What if you woke up after an accident and couldn’t remember all the important things that had happened since 2004, such as that Brad and Jennifer broke up?
Remember Me? A Novel. By Sophie Kinsella. Dell, 430 pp., $7.99, paperback.
By Janice Harayda
Remember Madeleine Wickham? Unless you’re English, you probably don’t. But Sophie Kinsella wrote under that name – her real one – before she adopted the pseudonym that appears on her bestselling “Shopaholic” series. I liked the Madeleine Wickham novels I read, including A Desirable Residence, and hoped her new book would mark a return to their form – that of the quiet English novel of manners updated for the age of house lust and two-career couples. It doesn’t: Remember Me? is the literary equivalent of a fried Mars bar. But fried Mars bars are more filling than the handful of Sour Gummi Bears you often get from romance-novels-gone-mainstream like this one. And so it is with Remember Me?: If you have a choice between this book and a Danielle Steel novel at the airport, it’s no contest.
Kinsella has two virtues that are as apparent here as in her first Madeleine Wickham novels. Educated at Oxford University, Kinsella respects the language of King James and Monty Python. It is inconceivable that she would write, as Stephenie Meyer does in The Host, “It’s a voluntary choice.” If that seems slim basis for an endorsement, you probably walk right past all those books with embossed metallic covers each time you enter a bookstore.
Unlike many bestselling authors, Kinsella also knows how to plot. In Remember Me? she hangs her story on a creaky device – a young woman develops amnesia after a car accident – and her tale gets more improbable from there. Lexi Smart wakes up soon after a thump on the head in 2007 and finds she has forgotten all that has happened to her since 2004. The things she has forgotten include that a) she ditched her loser boyfriend and married a multimillionaire, and b) she evolved from a harried underling into the British carpet-industry’s equivalent of Faye Dunaway in Network. She also thinks Brad Pitt and Jennifer Aniston are still together. As unlikely as it all of this is, it holds your attention — if it holds your attention — in part because the story has so many plot twists and moves so fast that you have little time to think about the absurdities. And Kinsella has control of her breezy and at times humorous tone – you never sense that she’s trying to be Doris Lessing or Hilary Mantel.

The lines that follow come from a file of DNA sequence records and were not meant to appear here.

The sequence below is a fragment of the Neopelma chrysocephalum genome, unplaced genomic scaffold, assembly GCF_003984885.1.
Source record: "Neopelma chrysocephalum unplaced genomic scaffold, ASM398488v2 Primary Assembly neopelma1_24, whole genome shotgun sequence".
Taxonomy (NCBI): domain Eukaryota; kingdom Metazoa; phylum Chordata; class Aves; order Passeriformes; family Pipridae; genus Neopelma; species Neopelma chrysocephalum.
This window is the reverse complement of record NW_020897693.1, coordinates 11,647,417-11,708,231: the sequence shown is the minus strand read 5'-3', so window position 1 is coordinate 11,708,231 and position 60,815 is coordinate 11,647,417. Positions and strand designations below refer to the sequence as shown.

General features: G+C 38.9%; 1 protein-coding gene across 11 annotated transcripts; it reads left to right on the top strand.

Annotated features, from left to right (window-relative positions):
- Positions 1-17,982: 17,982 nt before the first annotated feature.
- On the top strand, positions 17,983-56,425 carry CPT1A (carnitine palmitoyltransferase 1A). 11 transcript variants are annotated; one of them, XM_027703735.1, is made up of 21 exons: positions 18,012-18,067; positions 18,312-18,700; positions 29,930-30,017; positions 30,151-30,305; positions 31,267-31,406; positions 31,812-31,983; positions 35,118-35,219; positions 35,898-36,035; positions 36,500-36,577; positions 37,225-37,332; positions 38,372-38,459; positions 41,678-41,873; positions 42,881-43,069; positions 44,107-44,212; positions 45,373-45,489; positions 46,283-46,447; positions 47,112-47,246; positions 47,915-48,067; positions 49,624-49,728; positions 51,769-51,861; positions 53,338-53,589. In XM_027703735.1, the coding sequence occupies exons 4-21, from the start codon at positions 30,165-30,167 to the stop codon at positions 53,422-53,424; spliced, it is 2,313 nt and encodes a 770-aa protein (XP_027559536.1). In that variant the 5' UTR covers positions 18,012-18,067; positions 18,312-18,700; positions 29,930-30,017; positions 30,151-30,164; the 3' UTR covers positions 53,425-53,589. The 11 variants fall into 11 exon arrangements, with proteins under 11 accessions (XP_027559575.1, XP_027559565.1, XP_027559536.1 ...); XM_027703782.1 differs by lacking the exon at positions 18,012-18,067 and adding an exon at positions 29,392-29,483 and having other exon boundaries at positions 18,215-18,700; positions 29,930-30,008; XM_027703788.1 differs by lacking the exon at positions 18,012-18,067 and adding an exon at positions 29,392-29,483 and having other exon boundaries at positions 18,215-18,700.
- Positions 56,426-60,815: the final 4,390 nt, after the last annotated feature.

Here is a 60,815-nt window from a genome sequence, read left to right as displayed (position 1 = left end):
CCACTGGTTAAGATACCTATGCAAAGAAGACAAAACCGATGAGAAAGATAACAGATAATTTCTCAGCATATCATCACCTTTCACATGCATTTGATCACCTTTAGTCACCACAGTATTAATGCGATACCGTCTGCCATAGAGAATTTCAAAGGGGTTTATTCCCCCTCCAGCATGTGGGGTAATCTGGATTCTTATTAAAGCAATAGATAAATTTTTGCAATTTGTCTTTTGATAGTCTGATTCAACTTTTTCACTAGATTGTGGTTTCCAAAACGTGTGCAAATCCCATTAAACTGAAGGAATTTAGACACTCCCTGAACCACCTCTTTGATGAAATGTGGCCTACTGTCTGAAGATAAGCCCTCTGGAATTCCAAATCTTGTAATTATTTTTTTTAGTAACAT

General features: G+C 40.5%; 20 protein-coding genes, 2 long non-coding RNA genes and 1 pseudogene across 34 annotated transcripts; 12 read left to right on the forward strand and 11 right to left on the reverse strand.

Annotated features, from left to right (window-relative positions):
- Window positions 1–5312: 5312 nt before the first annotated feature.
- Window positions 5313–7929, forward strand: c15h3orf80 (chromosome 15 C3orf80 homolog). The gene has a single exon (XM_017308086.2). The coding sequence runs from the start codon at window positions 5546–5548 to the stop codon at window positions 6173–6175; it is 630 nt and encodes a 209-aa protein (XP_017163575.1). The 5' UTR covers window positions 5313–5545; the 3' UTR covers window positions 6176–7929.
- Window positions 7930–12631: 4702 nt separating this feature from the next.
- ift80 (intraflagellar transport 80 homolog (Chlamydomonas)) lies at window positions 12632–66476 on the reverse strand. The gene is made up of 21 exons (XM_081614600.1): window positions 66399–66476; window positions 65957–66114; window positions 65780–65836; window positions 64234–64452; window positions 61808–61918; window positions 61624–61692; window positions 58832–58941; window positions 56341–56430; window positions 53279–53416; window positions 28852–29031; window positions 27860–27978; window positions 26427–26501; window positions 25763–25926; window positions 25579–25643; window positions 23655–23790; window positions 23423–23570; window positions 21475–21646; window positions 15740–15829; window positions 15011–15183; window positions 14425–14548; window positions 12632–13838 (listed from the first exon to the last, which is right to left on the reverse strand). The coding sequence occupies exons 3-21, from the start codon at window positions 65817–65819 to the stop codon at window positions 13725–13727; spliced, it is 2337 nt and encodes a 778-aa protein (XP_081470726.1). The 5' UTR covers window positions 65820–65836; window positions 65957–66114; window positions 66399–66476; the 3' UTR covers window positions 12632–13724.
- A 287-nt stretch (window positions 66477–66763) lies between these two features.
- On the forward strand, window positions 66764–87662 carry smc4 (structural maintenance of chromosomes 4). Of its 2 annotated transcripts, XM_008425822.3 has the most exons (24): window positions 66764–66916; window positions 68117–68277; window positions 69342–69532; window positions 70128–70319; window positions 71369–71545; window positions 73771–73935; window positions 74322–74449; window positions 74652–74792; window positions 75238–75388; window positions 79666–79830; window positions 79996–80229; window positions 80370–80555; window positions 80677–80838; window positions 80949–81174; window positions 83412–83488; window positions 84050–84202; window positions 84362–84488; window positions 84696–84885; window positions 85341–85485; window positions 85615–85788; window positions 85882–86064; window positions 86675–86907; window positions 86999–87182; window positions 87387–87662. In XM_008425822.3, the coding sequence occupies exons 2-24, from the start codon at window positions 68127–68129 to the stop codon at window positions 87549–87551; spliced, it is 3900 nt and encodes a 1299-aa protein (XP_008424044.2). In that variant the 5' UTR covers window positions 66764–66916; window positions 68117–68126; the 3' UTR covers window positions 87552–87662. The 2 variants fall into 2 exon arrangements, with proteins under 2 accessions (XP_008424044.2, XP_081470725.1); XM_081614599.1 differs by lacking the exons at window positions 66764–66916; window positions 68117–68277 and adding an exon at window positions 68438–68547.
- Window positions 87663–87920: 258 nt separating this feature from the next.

I can’t compare Remember Me? to the “Shopaholic” series, which I haven’t read. But I had less trouble finishing it than some novels that turned up on best-of-2009 lists, though this book had the least promising first line I’ve read in months. Remember Me? also had the welcome effect of drawing me back to the work of thoughtful Madeleine Wickham, who if we are lucky may still have a few books in her.
Best line: Lexi asks after learning that a sofa costs 10,000 pounds: “How can a sofa cost that much? What’s it stuffed with, caviar?”
Worst line: The first: “Of all the crap, crap, crappy nights I’ve ever had in the whole of my crap life.”
Published: 2008 (hardcover), 2008 (trade paperback), 2009 (mass market paperback)
Furthermore: Kinsella also wrote, as Madeleine Wickham, The Tennis Party and other books. The recent movie Confessions of a Shopaholic was loosely based on the first two novels in the “Shopaholic” series.
© 2010 Janice Harayda. All rights reserved.